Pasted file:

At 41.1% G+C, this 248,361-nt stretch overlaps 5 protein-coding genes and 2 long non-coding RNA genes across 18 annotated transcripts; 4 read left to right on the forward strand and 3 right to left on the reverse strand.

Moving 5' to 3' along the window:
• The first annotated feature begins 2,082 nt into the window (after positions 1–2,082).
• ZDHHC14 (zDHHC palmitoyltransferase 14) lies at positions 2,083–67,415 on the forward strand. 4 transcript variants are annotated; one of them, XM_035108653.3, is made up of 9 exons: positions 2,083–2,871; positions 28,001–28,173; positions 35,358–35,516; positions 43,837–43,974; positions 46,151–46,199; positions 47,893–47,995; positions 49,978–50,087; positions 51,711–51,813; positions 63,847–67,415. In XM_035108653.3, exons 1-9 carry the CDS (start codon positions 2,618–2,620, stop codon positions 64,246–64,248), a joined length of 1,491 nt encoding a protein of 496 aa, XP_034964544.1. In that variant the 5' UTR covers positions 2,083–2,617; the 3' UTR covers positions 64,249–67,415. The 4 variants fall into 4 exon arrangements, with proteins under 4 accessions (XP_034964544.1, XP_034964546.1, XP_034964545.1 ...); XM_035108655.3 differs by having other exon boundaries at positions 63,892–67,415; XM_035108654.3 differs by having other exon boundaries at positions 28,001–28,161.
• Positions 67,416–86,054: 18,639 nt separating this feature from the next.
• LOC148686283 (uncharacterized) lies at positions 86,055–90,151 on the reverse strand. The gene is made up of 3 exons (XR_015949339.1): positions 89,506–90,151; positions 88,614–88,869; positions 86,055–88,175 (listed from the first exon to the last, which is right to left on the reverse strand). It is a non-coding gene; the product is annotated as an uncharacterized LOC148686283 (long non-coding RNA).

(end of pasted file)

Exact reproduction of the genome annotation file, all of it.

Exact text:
At 41.1% G+C, this 248,361-nt stretch overlaps 5 protein-coding genes and 2 long non-coding RNA genes across 18 annotated transcripts; 4 read left to right on the forward strand and 3 right to left on the reverse strand.

Moving 5' to 3' along the window:
• The first annotated feature begins 2,082 nt into the window (after positions 1–2,082).
• ZDHHC14 (zDHHC palmitoyltransferase 14) lies at positions 2,083–67,415 on the forward strand. 4 transcript variants are annotated; one of them, XM_035108653.3, is made up of 9 exons: positions 2,083–2,871; positions 28,001–28,173; positions 35,358–35,516; positions 43,837–43,974; positions 46,151–46,199; positions 47,893–47,995; positions 49,978–50,087; positions 51,711–51,813; positions 63,847–67,415. In XM_035108653.3, exons 1-9 carry the CDS (start codon positions 2,618–2,620, stop codon positions 64,246–64,248), a joined length of 1,491 nt encoding a protein of 496 aa, XP_034964544.1. In that variant the 5' UTR covers positions 2,083–2,617; the 3' UTR covers positions 64,249–67,415. The 4 variants fall into 4 exon arrangements, with proteins under 4 accessions (XP_034964544.1, XP_034964546.1, XP_034964545.1 ...); XM_035108655.3 differs by having other exon boundaries at positions 63,892–67,415; XM_035108654.3 differs by having other exon boundaries at positions 28,001–28,161.
• Positions 67,416–86,054: 18,639 nt separating this feature from the next.
• LOC148686283 (uncharacterized) lies at positions 86,055–90,151 on the reverse strand. The gene is made up of 3 exons (XR_015949339.1): positions 89,506–90,151; positions 88,614–88,869; positions 86,055–88,175 (listed from the first exon to the last, which is right to left on the reverse strand). It is a non-coding gene; the product is annotated as an uncharacterized LOC148686283 (long non-coding RNA).